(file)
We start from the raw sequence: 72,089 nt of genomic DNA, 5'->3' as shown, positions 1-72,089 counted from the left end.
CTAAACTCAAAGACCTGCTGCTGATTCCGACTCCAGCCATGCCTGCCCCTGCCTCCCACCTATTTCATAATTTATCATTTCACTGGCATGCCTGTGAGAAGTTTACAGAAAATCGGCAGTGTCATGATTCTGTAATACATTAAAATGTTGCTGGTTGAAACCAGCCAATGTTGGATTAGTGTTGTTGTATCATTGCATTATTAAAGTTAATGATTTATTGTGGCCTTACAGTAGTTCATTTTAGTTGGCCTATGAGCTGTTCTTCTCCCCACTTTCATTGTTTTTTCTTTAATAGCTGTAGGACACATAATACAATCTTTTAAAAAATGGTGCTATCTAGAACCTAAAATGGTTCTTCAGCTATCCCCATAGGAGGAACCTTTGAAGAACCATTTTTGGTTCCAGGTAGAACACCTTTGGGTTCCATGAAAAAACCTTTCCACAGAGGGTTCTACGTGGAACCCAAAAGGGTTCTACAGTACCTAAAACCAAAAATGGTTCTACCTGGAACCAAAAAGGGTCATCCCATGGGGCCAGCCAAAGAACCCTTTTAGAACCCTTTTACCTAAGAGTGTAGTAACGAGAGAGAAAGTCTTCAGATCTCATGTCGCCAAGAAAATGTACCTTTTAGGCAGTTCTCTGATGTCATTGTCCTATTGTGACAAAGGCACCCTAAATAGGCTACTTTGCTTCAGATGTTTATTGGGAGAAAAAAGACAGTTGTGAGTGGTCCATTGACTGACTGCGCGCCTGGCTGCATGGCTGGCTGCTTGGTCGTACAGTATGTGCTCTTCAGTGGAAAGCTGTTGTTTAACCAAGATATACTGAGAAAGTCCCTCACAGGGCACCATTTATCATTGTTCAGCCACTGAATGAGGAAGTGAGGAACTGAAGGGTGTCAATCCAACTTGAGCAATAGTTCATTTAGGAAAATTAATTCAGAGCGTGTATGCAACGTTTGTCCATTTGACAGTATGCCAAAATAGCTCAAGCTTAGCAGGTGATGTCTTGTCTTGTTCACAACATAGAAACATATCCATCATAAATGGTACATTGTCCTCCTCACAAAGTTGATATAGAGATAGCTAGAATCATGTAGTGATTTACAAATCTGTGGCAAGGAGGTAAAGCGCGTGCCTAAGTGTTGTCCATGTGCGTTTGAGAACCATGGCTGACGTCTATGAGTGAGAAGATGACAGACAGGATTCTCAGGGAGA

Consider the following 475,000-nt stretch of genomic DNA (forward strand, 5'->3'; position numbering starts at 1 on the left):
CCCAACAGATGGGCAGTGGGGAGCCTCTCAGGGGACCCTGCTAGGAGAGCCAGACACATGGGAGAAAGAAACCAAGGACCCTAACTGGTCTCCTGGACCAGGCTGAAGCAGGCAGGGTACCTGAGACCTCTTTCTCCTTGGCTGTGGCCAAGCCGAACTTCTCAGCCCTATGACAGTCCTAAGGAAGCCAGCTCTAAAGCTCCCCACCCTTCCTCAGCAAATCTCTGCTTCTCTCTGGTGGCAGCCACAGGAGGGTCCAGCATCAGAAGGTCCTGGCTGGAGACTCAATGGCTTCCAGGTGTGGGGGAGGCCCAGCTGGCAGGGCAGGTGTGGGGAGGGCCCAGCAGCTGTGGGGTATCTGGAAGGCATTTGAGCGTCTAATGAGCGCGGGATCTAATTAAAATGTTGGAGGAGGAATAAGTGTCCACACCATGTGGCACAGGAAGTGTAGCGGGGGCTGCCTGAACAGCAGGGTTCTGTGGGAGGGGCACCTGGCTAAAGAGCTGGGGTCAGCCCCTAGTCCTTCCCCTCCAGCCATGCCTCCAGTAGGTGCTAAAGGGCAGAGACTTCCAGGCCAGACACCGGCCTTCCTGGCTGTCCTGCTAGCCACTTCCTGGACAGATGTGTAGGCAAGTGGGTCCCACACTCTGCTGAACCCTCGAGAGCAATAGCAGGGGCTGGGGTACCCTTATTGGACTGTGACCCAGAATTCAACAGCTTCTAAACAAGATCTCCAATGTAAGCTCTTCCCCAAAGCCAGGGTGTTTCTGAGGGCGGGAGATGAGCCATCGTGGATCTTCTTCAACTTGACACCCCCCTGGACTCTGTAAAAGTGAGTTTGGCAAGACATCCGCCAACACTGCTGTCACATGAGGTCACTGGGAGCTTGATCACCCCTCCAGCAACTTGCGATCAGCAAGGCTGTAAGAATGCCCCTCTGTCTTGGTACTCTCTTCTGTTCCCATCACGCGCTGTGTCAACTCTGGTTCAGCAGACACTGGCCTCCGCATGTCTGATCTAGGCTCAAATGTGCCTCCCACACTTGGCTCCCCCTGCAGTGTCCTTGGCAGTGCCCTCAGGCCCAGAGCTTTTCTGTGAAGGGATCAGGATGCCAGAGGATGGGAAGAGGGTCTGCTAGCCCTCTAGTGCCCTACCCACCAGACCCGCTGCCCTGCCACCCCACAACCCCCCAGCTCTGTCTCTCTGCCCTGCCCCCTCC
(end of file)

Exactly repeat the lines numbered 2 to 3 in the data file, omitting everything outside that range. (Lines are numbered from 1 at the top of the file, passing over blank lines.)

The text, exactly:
CTAAACTCAAAGACCTGCTGCTGATTCCGACTCCAGCCATGCCTGCCCCTGCCTCCCACCTATTTCATAATTTATCATTTCACTGGCATGCCTGTGAGAAGTTTACAGAAAATCGGCAGTGTCATGATTCTGTAATACATTAAAATGTTGCTGGTTGAAACCAGCCAATGTTGGATTAGTGTTGTTGTATCATTGCATTATTAAAGTTAATGATTTATTGTGGCCTTACAGTAGTTCATTTTAGTTGGCCTATGAGCTGTTCTTCTCCCCACTTTCATTGTTTTTTCTTTAATAGCTGTAGGACACATAATACAATCTTTTAAAAAATGGTGCTATCTAGAACCTAAAATGGTTCTTCAGCTATCCCCATAGGAGGAACCTTTGAAGAACCATTTTTGGTTCCAGGTAGAACACCTTTGGGTTCCATGAAAAAACCTTTCCACAGAGGGTTCTACGTGGAACCCAAAAGGGTTCTACAGTACCTAAAACCAAAAATGGTTCTACCTGGAACCAAAAAGGGTCATCCCATGGGGCCAGCCAAAGAACCCTTTTAGAACCCTTTTACCTAAGAGTGTAGTAACGAGAGAGAAAGTCTTCAGATCTCATGTCGCCAAGAAAATGTACCTTTTAGGCAGTTCTCTGATGTCATTGTCCTATTGTGACAAAGGCACCCTAAATAGGCTACTTTGCTTCAGATGTTTATTGGGAGAAAAAAGACAGTTGTGAGTGGTCCATTGACTGACTGCGCGCCTGGCTGCATGGCTGGCTGCTTGGTCGTACAGTATGTGCTCTTCAGTGGAAAGCTGTTGTTTAACCAAGATATACTGAGAAAGTCCCTCACAGGGCACCATTTATCATTGTTCAGCCACTGAATGAGGAAGTGAGGAACTGAAGGGTGTCAATCCAACTTGAGCAATAGTTCATTTAGGAAAATTAATTCAGAGCGTGTATGCAACGTTTGTCCATTTGACAGTATGCCAAAATAGCTCAAGCTTAGCAGGTGATGTCTTGTCTTGTTCACAACATAGAAACATATCCATCATAAATGGTACATTGTCCTCCTCACAAAGTTGATATAGAGATAGCTAGAATCATGTAGTGATTTACAAATCTGTGGCAAGGAGGTAAAGCGCGTGCCTAAGTGTTGTCCATGTGCGTTTGAGAACCATGGCTGACGTCTATGAGTGAGAAGATGACAGACAGGATTCTCAGGGAGA

Consider the following 475,000-nt stretch of genomic DNA (forward strand, 5'->3'; position numbering starts at 1 on the left):